able to prevent or detect double spending.

Online digital cash systems prevent double spending by requiring merchants  
to contact the bank's computer with every sale.  The bank computer  
maintains a database of all the spent pieces of digital cash and can  
easily indicate to the merchant if a given piece of digital cash is still  
spendable.  If the bank computer says the digital cash has already been  
spent, the merchant refuses the sale.  This is very similar to the way  
merchants currently verify credit cards at the point of sale.

Offline digital cash systems detect double spending in a couple of  
different ways.  One way is to create a special smart card containing a  
tamper-proof chip called an "Observer" (in some systems).  The Observer  
chip keeps a mini database of all the pieces of digital cash spent by that  
smart card.  If the owner of the smart card attempts to copy some digital  
cash and spend it twice, the imbedded Observer chip would detect the  
attempt and would not allow the transaction.  Since the Observer chip is  
tamper-proof, the owner cannot erase the mini-database without permanently  
damaging the smart card.

The other way offline digital cash systems handle double spending is to  
structure the digital cash and cryptographic protocols so the identity of  
the double spender is known by the time the piece of digital cash makes it  
way back to the bank.  If users of the offline digital cash know they will  
get caught, the incidents of double spending will be minimized (in  
theory).  The advantage of these kinds of offline systems is that they  
don't require special tamper-proof chips.   The entire system can be  
written in software and can run on ordinary PCs or cheap smart cards.

It is easy to construct this kind of offline system for identified digital  
cash.  Identified offline digital cash systems can accumulate the complete  
path the digital cash made through the economy.  The identified digital  
cash "grows" each time it is spent.  The particulars of each transaction  
are appended to the piece of digital cash and travel with it as it moves  
from person to person, merchant to vender.  When the cash is finally  
deposited, the bank checks its database to see if the piece of digital  
cash was double spent.  If the digital cash was copied and spent more than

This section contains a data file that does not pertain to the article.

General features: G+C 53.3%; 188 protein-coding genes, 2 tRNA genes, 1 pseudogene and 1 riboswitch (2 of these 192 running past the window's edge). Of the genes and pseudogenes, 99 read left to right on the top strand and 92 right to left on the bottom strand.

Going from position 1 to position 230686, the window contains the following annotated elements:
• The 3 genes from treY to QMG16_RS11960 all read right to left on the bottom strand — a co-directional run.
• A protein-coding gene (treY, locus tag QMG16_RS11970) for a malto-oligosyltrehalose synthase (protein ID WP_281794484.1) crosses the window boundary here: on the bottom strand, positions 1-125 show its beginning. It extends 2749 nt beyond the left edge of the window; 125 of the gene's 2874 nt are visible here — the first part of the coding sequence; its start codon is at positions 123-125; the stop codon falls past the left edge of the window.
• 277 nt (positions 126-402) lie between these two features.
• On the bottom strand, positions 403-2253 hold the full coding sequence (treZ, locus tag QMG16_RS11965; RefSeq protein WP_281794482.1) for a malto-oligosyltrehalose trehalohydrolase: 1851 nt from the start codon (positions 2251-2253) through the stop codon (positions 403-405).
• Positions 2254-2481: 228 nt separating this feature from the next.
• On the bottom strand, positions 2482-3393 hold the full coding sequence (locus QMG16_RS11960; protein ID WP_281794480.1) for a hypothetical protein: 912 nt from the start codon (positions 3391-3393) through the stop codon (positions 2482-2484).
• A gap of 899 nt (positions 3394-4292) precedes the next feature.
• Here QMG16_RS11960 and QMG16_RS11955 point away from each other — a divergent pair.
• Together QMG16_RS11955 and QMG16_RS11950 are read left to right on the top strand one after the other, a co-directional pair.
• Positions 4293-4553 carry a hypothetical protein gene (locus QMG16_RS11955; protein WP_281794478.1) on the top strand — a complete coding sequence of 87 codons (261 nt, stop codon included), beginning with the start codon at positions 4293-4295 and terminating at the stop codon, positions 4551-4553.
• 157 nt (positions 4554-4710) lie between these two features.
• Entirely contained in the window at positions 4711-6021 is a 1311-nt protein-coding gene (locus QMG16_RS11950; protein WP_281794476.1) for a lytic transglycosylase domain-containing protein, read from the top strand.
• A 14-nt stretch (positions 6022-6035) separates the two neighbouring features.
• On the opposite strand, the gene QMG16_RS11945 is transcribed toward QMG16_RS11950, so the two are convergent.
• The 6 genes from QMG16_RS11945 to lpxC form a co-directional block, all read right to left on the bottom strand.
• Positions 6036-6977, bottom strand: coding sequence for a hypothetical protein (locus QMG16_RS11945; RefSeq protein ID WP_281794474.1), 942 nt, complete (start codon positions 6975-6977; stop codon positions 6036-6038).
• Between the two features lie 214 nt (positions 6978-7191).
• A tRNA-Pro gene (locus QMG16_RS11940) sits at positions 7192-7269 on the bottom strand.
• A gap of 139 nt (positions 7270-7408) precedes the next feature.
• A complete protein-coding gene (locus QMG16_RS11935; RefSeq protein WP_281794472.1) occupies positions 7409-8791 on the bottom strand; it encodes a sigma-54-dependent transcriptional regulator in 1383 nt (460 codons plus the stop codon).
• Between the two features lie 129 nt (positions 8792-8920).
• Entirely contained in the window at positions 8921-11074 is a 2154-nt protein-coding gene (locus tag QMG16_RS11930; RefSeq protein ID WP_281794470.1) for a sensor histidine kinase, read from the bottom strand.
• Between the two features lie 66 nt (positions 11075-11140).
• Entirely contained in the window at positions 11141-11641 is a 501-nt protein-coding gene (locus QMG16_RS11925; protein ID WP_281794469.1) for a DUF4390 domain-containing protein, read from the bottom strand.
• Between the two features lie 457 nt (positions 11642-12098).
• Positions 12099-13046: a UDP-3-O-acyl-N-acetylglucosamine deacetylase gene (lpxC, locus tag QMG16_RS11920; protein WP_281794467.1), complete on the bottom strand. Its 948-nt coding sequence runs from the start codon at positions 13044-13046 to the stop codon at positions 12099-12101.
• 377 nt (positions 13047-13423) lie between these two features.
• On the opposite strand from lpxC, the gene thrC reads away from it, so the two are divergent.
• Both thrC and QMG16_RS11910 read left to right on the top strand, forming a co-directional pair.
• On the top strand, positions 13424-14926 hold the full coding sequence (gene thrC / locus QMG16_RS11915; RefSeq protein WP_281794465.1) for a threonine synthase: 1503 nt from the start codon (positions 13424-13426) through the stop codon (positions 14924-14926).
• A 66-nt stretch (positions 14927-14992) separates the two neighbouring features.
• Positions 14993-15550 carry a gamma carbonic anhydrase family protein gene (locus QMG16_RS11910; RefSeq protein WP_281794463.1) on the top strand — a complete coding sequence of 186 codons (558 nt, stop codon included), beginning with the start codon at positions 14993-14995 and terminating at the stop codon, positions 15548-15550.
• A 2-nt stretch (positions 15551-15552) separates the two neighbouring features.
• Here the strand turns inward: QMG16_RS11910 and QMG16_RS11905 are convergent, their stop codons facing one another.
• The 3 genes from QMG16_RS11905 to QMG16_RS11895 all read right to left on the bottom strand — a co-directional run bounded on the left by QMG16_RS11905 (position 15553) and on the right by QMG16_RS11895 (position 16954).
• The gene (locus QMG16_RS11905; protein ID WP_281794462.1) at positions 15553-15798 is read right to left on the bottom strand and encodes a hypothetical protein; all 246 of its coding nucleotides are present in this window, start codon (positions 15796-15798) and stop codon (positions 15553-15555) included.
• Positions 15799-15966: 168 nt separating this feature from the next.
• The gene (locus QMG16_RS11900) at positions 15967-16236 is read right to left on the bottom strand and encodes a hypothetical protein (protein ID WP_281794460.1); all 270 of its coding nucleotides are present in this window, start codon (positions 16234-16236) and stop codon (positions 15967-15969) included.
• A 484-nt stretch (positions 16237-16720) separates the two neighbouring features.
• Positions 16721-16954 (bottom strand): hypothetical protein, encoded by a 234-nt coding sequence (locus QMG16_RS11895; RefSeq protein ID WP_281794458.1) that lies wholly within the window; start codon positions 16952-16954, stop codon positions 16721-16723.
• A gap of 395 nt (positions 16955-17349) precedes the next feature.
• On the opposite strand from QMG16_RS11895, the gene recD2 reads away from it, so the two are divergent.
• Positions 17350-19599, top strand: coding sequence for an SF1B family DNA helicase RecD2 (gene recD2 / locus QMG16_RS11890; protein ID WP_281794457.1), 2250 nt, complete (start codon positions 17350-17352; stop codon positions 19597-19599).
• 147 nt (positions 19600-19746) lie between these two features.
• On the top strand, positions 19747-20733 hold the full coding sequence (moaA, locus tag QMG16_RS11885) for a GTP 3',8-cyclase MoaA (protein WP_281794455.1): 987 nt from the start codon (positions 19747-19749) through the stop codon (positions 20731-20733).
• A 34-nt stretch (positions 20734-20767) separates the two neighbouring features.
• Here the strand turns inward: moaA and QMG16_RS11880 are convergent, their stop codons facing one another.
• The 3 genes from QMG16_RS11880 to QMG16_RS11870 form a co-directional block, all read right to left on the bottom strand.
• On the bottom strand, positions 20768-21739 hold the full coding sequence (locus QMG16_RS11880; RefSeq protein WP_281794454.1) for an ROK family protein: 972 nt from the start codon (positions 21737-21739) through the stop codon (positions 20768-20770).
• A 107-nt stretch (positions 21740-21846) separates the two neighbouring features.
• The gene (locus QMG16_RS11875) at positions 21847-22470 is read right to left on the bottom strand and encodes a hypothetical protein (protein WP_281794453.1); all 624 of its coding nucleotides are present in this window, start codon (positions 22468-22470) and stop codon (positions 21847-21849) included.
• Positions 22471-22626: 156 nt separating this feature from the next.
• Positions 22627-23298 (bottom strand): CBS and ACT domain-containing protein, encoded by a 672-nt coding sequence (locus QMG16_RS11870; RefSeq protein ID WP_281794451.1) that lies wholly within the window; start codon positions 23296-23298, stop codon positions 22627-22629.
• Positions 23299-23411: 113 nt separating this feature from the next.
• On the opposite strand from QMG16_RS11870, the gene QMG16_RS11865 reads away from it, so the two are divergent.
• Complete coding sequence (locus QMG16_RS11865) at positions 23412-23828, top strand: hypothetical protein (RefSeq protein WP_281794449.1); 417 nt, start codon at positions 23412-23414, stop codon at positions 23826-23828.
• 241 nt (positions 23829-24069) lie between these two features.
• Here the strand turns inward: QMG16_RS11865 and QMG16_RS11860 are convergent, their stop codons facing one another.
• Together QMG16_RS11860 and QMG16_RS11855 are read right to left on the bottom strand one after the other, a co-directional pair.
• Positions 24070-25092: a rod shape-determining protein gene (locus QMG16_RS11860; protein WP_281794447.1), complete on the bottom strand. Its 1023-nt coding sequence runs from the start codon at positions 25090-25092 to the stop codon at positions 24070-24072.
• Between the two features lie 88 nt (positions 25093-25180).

once, it will eventually appear twice in the "spent" database.  The bank  
uses the transaction trails to identify the double spender.

Offline anonymous digital cash (sans Observer chip) also grows with each  
transaction, but the information that is accumulated is of a different  
nature.  The result is the same however.  When the anonymous digital cash  
reaches the bank, the bank will be able to examine it's database and  
determine if the digital cash was double spent.  The information  
accumulated along the way will identify the double spender.

The big difference between offline anonymous digital cash and offline  
identified digital cash is that the information accumulated with anonymous  
digital cash will only reveal the identity of the spender if the cash is  
double spent.  If the anonymous digital cash is not double spent, the bank  
can not determine the identity of the original spender nor can it  
reconstruct the path the cash took through the economy. 

With identified digital cash, both offline or online, the bank can always  
reconstruct the path the cash took through the economy.  The bank will  
know what everyone bought, where they bought it, when they bought it, and  
how much they paid.  And what the bank knows, the IRS knows.

By the way, did you declare that $20 bill your Grandmother gave you for  
your birthday?  You didn't?  Well, you wont have to worry about forgetting  
those sorts of things when everybody is using fully identified digital  
cash.  As a matter of fact, you wont even have to worry about filing a tax  
return.  The IRS will just send you a bill.